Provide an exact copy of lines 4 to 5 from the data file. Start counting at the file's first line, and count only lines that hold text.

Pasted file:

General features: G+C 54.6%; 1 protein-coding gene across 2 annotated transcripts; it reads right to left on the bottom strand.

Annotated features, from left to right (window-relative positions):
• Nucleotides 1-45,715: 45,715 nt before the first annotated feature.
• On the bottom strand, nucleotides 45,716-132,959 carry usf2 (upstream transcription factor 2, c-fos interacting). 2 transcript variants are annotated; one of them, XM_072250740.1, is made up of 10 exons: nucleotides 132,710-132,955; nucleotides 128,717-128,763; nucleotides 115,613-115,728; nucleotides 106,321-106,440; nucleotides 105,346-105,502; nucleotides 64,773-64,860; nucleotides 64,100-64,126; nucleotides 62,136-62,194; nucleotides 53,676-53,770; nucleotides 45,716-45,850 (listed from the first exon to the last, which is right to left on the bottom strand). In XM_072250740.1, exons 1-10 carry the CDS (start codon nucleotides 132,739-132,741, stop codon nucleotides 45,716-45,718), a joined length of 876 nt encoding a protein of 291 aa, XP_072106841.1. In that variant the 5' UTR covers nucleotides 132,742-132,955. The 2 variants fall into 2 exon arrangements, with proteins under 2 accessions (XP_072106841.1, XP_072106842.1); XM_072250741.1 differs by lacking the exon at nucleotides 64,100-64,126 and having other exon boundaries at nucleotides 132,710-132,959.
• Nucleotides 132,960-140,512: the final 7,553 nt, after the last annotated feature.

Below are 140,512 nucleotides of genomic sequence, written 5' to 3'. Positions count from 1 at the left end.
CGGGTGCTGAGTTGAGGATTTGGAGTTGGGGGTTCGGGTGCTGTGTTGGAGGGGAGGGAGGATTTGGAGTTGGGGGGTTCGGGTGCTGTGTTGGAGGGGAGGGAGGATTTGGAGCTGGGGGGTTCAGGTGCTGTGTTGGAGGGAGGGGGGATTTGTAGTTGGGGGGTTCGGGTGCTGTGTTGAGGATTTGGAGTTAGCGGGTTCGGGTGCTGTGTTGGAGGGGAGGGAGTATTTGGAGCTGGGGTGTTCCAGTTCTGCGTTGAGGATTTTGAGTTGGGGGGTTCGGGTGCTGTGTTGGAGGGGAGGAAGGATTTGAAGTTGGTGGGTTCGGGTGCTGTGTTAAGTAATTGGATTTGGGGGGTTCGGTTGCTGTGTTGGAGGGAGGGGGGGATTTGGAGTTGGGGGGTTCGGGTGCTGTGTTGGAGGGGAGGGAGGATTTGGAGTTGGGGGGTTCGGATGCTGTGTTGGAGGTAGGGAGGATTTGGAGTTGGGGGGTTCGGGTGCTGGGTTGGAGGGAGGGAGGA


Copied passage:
• On the bottom strand, nucleotides 45,716-132,959 carry usf2 (upstream transcription factor 2, c-fos interacting). 2 transcript variants are annotated; one of them, XM_072250740.1, is made up of 10 exons: nucleotides 132,710-132,955; nucleotides 128,717-128,763; nucleotides 115,613-115,728; nucleotides 106,321-106,440; nucleotides 105,346-105,502; nucleotides 64,773-64,860; nucleotides 64,100-64,126; nucleotides 62,136-62,194; nucleotides 53,676-53,770; nucleotides 45,716-45,850 (listed from the first exon to the last, which is right to left on the bottom strand). In XM_072250740.1, exons 1-10 carry the CDS (start codon nucleotides 132,739-132,741, stop codon nucleotides 45,716-45,718), a joined length of 876 nt encoding a protein of 291 aa, XP_072106841.1. In that variant the 5' UTR covers nucleotides 132,742-132,955. The 2 variants fall into 2 exon arrangements, with proteins under 2 accessions (XP_072106841.1, XP_072106842.1); XM_072250741.1 differs by lacking the exon at nucleotides 64,100-64,126 and having other exon boundaries at nucleotides 132,710-132,959.
• Nucleotides 132,960-140,512: the final 7,553 nt, after the last annotated feature.